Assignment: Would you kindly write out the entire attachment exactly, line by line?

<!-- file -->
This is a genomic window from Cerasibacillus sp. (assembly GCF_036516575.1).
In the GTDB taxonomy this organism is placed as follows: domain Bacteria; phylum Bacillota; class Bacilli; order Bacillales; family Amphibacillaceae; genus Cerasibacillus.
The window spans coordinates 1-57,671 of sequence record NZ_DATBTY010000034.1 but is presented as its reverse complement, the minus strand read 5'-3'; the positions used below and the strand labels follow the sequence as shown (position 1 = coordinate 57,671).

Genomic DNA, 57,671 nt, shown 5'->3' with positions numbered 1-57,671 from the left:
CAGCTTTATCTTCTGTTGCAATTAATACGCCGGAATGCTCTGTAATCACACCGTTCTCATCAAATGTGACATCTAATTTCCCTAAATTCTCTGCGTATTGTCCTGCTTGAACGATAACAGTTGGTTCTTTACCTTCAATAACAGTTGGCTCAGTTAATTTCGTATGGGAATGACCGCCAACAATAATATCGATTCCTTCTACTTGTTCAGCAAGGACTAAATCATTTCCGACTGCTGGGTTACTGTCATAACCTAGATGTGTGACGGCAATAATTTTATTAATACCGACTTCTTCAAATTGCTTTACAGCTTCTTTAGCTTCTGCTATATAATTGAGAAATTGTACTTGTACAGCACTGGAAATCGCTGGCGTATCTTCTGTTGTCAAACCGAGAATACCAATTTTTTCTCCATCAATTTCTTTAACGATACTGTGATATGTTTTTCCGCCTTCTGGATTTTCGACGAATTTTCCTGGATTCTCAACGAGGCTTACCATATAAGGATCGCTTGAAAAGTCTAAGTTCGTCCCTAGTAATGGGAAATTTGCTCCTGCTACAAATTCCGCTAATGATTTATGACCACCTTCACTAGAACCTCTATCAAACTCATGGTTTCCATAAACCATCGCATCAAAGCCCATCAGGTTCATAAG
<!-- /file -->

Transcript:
This is a genomic window from Cerasibacillus sp. (assembly GCF_036516575.1).
In the GTDB taxonomy this organism is placed as follows: domain Bacteria; phylum Bacillota; class Bacilli; order Bacillales; family Amphibacillaceae; genus Cerasibacillus.
The window spans coordinates 1-57,671 of sequence record NZ_DATBTY010000034.1 but is presented as its reverse complement, the minus strand read 5'-3'; the positions used below and the strand labels follow the sequence as shown (position 1 = coordinate 57,671).

Genomic DNA, 57,671 nt, shown 5'->3' with positions numbered 1-57,671 from the left:
CAGCTTTATCTTCTGTTGCAATTAATACGCCGGAATGCTCTGTAATCACACCGTTCTCATCAAATGTGACATCTAATTTCCCTAAATTCTCTGCGTATTGTCCTGCTTGAACGATAACAGTTGGTTCTTTACCTTCAATAACAGTTGGCTCAGTTAATTTCGTATGGGAATGACCGCCAACAATAATATCGATTCCTTCTACTTGTTCAGCAAGGACTAAATCATTTCCGACTGCTGGGTTACTGTCATAACCTAGATGTGTGACGGCAATAATTTTATTAATACCGACTTCTTCAAATTGCTTTACAGCTTCTTTAGCTTCTGCTATATAATTGAGAAATTGTACTTGTACAGCACTGGAAATCGCTGGCGTATCTTCTGTTGTCAAACCGAGAATACCAATTTTTTCTCCATCAATTTCTTTAACGATACTGTGATATGTTTTTCCGCCTTCTGGATTTTCGACGAATTTTCCTGGATTCTCAACGAGGCTTACCATATAAGGATCGCTTGAAAAGTCTAAGTTCGTCCCTAGTAATGGGAAATTTGCTCCTGCTACAAATTCCGCTAATGATTTATGACCACCTTCACTAGAACCTCTATCAAACTCATGGTTTCCATAAACCATCGCATCAAAGCCCATCAGGTTCATAAG